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Serm. judicial it is to our Welfare both in this

VIII. World and the next; and that all the w Gain, Honours, and Pleasures of this

World are not to be put in Competition with the Loss of our precious Souls ? Are we sensible of God's infinite Love and

Compassion to us, in that he is not ready 2 Pet. ii. to mark when we have done amiss, but

long-suffering to us-ward, not willing that any should perish, but that all Men Should come to Repentance, and so obtain everlasting Life? That it is from his wonderful Mercy and Compassion, that we are not cut off in the Midst of those Acts of damning Sin which we are guilty of; that he gives us more Time, and more Opportunities and Invitations to repent and make our Peace with him?

And Lastly, Hasthe Examination of ourfelves had a present Influence upon our Lives and Conversations? Do we not only resolve to repent, but do we set about it presently? Do we not only resolve frequently to practise religious Duties, but do we actually apply ourselves to them? Do we pray to God constantly in private? Do we bid adieu to our best beloved Sins ? Do we forgive our Enemies, and do to our Neighbour all the Good we are able, both in Word and Deed ? Are we diligent and

industrious industrious in our Callings? Is our Dif-SERM. course such as becomes the Purity of the VIII. Gospel? Do we put in Practice all Chriftian Virtues ? And do we resolve to persevere in the Practice of them as long as we live? If we do thus, then we have duly prepared ourselves for this Table of the Lord ; then we shall receive the holy Elements with Comfort, and, to our unspeakable Satisfaction, partake of the Benefits of his Death and Passion; to whom, with the Father and Holy Ghost, be all Honour and Glory for evermore,

O 3 . SERMON

SERMON IX.
A Conscience void of Offence.

· ACTs xxiv. 16. And herein do I exercise myself, to have

always a Conscience void of Offence toward God and toward Men.

ICI

Serm. Y N the Beginning of this Chapter, IX.

we find St. Paul accused before Felix s o the Governor, by Tertullus a mer

cenary Orator, in the Behalf of the Jews: The Crimes which were objected against him were Faction and Sedition ; that he endeavoured to stir up the Jews to shake off the Roman Yoke; which was a Crime of the highest Nature, and a Point which touched the Roman Governor to the Quick; there being nothing he was more jealous of, and more desirous to pre

vent, than an Insurrection amongst the SERM.,

Fews. St. Paul has Liberty given him to IX. answer for himself; and he doih it by deny- o ing that he was guilty of those Crimes Ver. 16. which they basely and falsely laid to his Charge, Neither can they prove (says he) Ver. 13. the Things whereof they now accuse me ; and then he goes on to Thew the true Reason why the Jews brought this malicious Accusation against him, because he was a Preacher of that Doctrine professed by the Nazarenes, which, as he presently subjoins, was agreeable to the Law of Moses, and to the Writings of the Prophets ; and particularly, that he believed and taught the Resurrection of the Dead, a Doctrine acknowledged to be true, by all the Jews, except the Saducees; and which had a very great Influence upon the Lives and Conversations of those who believed it; for it was upon this Account, and for this Reason, i, ē. because he believed a future Life, and eternal Rewards and Punishments, that the Apostle exercised himself in having always a Conscience void of Offence, both toward God, and toward Men. In my Discourse upon these Words, I shall proceed after this following Method.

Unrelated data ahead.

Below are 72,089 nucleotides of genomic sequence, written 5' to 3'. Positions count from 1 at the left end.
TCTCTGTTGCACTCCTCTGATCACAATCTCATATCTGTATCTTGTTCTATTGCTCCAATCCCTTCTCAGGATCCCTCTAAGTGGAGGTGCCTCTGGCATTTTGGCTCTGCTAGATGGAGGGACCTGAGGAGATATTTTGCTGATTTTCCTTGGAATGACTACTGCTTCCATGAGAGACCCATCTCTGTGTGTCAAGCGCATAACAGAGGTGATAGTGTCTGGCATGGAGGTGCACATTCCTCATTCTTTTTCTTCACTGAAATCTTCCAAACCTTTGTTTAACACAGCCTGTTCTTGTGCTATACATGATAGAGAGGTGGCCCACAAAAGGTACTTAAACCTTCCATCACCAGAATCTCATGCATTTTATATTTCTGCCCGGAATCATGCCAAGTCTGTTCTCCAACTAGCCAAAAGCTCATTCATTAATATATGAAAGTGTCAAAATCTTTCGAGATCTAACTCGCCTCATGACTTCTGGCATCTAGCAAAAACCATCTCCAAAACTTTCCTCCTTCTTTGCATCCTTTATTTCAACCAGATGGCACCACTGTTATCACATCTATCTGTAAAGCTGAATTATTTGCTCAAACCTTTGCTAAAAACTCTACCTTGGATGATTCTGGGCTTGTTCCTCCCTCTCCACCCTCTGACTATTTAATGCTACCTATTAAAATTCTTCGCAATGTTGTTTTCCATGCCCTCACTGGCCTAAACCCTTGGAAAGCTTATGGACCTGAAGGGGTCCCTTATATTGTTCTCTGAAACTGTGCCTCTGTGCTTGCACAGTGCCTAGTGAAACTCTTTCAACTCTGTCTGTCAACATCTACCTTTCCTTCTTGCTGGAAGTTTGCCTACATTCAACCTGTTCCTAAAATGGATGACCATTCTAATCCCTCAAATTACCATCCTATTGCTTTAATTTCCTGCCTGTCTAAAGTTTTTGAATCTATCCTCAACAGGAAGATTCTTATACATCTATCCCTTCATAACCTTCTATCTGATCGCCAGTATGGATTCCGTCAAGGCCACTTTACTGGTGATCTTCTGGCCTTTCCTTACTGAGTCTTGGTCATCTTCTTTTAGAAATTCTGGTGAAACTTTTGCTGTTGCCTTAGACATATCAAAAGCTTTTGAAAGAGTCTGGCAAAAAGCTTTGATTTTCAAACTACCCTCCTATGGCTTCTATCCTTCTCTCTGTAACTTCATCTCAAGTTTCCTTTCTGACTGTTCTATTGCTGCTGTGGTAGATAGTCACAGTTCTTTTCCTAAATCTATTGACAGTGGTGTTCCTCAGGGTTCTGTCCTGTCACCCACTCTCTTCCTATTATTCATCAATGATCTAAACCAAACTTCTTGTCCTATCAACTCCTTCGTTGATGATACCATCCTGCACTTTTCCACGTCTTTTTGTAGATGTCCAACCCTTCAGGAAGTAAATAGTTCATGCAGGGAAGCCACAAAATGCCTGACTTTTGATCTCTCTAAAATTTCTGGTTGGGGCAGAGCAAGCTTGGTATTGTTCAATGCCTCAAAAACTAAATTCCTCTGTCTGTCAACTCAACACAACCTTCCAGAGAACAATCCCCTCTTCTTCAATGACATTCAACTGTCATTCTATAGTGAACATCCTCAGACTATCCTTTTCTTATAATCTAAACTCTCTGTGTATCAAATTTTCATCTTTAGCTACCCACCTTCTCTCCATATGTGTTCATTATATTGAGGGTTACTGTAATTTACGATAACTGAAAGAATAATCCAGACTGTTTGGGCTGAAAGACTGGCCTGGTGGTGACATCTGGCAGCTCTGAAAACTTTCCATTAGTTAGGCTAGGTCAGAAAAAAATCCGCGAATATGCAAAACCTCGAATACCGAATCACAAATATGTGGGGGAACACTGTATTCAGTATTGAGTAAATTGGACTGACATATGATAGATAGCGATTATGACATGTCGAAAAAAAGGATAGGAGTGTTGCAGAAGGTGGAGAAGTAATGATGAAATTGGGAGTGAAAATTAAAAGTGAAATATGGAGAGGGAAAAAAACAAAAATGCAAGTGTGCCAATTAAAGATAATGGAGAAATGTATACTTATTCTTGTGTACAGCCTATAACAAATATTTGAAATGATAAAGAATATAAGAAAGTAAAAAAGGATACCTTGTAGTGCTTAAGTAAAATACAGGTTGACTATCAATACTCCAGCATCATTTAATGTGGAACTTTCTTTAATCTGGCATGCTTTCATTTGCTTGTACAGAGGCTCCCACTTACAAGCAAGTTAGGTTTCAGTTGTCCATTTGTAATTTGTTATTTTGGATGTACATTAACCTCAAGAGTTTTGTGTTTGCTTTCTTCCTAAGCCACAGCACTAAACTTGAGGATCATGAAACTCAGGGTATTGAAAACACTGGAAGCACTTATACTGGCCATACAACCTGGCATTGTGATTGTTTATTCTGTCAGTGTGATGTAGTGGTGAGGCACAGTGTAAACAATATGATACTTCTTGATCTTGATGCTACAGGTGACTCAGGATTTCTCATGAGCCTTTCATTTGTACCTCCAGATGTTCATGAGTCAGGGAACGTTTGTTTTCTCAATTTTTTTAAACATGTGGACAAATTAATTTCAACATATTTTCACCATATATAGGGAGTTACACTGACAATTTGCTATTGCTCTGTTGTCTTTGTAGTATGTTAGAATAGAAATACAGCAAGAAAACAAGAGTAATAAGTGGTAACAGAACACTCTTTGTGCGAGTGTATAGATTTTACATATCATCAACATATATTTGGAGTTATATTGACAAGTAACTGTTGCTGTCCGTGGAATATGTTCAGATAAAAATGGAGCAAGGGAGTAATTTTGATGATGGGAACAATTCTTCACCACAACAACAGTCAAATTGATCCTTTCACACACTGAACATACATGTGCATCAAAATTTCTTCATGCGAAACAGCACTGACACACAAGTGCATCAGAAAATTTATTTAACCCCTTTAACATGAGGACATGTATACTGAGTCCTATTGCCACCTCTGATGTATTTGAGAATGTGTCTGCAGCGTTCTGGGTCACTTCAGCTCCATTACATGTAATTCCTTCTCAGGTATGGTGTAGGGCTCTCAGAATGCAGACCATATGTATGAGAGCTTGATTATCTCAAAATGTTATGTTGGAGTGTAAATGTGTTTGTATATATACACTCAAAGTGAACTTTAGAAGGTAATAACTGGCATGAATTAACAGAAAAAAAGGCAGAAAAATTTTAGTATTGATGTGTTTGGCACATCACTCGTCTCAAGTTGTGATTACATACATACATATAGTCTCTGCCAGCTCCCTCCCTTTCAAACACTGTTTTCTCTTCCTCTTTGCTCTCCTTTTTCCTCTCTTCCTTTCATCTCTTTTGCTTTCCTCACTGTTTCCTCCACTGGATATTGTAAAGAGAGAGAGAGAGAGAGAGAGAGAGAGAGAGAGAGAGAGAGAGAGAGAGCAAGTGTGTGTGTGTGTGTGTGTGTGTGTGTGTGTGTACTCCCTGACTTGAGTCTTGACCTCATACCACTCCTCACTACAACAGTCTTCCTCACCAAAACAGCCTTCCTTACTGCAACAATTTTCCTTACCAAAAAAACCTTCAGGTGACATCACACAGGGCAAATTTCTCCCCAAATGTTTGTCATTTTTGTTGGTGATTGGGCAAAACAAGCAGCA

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SERM.
IX. I. I shall explain to you, what is here

m eant by Conscience.
II. WHAT by a Conscience void of Offence

toward God and toward Men.
III, What by exercising our felves in keep-

ing a Conscience void of Offence. And, IV. I SHALL conclude with some Direc

tions for the better Performance of this Duty.

. 1. WHAT is here meant by Conscience.

And here it is to be noted, that this Word is not to be found in the Old Testament, but is expressed, in the Hebrew, by two

Words, one of which fignifies the Spirit, Prov. iv. the other the Heart: Keep thy Heart with 23. all Diligence, i. e. Keep thy Conscience. Prov. The Spirit of a Man will sustain his Infirxviii, 14. mity ; but a wounded Spirit who can bear ? . And, in the New Testament which a

bounds with Hebraisms, the Heart is put i Joh. iii. for the Conscience, If our Heart con

demn us not, i. e. our Conscience ; the Greek Word, Euvísdness, and the Latin, Confcientia (from whence our English Word Conscience is derived) import the fame Thing, and signify, conjunéta multorum Scientia, and may denote, either First, that several distinct Persons know, or are

conscious

21.

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